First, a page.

rental demand

Good news for landlords as tenants stay put for longer

A growing number of tenants are choosing to renew their tenancies rather than seek a new property, giving landlords less void periods to worry about.

For buy-to-let landlords, there are multiple benefits to having tenants who decide to stay put in your property for a number of years.

Not losing rent when a property is empty, having less admin to deal with at the end of a tenancy (and the start of a new one), and forming a good relationship with tenants are some of the top reasons why long-term renting can be beneficial for landlords.

As has been widely reported, the number of rental homes available in the UK is falling far short of the number of tenants seeking homes. While this is causing difficulty for prospective renters, it also means that those with existing tenancies are more keen to stay where they are.

A new peak in demand

Propertymark’s latest Private Rented Sector Report has revealed that almost three quarters (73%) of agents have reported an increase in the number of tenancy renewals over the past year.

This is coupled with the statistics that 127 new prospective tenants were registered per agency branch on average, while the average number of homes to rent per agency branch was just 11. Inevitably, this is a major driver behind tenants wanting to stay put if they are already renting somewhere.

The number of tenants registering per Propertymark agency branch has been slowly increasing since February this year. However, although the number of properties available hasn’t increased since June, it has also been steadily rising since February, when there were around five per branch.

More than four fifths (82%) of agency branches also noted month-on-month rent increases to July, which is a new record for the industry body’s data. It notes that rental pressure has been “steadfast” since spring last year, with many landlords increasing prices.

Nathan Emerson, Propertymark CEO, says: “The private rental market continues to be battered by the perfect storm of high demand, low availability and affordability issues that shows no sign of easing.

“Governments across the UK are all engaged in a tenant-focused reform of their private rental sectors.

“To boost supply, they also need to consider the heavy tax burden on property owners, the impact of more profitable and less regulated short-term lets, many of which stand empty for part of the year, and the lack of new homes being built to cope with the varied needs of a growing population.”

Advice for landlords

Attracting and retaining good, long-term tenants is one of the best ways landlords can maximise their rental homes and monthly income, by avoiding periods where the property sits empty and saving money on the fees – and time – involved in getting new tenants.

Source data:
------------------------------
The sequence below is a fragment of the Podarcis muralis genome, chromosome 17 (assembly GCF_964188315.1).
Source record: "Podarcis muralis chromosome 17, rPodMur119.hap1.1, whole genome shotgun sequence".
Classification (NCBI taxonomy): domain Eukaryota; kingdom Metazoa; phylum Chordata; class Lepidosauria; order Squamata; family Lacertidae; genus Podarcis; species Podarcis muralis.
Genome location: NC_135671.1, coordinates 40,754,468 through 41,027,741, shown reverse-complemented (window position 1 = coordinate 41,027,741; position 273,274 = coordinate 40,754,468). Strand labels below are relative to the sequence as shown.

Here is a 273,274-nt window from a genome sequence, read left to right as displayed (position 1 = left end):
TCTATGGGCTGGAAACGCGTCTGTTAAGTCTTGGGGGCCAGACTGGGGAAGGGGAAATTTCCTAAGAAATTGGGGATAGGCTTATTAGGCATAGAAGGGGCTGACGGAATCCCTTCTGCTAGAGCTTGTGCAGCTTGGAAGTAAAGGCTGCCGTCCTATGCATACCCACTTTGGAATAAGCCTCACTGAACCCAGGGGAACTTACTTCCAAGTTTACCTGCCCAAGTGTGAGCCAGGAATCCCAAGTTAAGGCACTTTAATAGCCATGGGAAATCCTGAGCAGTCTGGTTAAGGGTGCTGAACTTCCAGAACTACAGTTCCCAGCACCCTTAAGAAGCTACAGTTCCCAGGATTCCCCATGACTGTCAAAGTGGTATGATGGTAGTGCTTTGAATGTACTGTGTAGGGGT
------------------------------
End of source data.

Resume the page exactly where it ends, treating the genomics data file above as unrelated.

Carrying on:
Below are some tips for landlords on how to bring in and keep the best tenants for your home:

Ways to make tenants want to stay

  • Look at areas of high demand. If you invest in an area with high tenant demand, such as in or close to a major city or town, you will have a wider choice of good tenants. Think about where local jobs are, the transport options and the social scene in the area.
  • Consider size. Depending on your target tenant, size could make a difference. If you want to attract affluent young professionals, for example, a spacious two-bedroom apartment might be a good choice. If your investment is in London, a one-bedroom flat or studio might be more popular.
  • Invest in mod cons. Today’s tenants expect more from their rental properties. Patchy WiFi and a kitchen without a dishwasher are not on most peoples’ wish lists. You could even add smart technology, as these small touches can make a tenant want to stay.
  • Think about their bills. The more eco-friendly your property is, the lower your tenants’ bills will be. This is a major selling point, and you could even get a better mortgage rate for your property. New-builds offer the most energy-efficient options.
  • Make it their space. Tenants want to feel at home in a place, even if they are renting. If it’s furnished, consider investing in a furniture pack to get the right balance. You should also respect the fact that it is their space by giving plenty of notice for inspections.
  • Resolve issues quickly. If an appliance breaks or there’s a leak, respond as quickly as possible. The same applies for any disputes that arise. Once you’ve got good tenants, this can help you keep them.
  • Get good tenants. Your vetting process should help you rule out risky tenants. This could include those who have been evicted by landlords in the past, or who have failed to pay rent. If you appoint a letting agent, they should do this for you, but you can still have a say.
  • Consider an HMO. A house in multiple occupation (HMO) tends to have separate contracts for each tenant. This means that when one leaves, it is only that room that stops bringing in rent, rather than the whole property.
  • Budget for void periods. Sometimes, despite your best efforts, your tenants decide to move out. It is important for landlords to have a contingency plan for this so that you can cover any costs until you find a new tenant.

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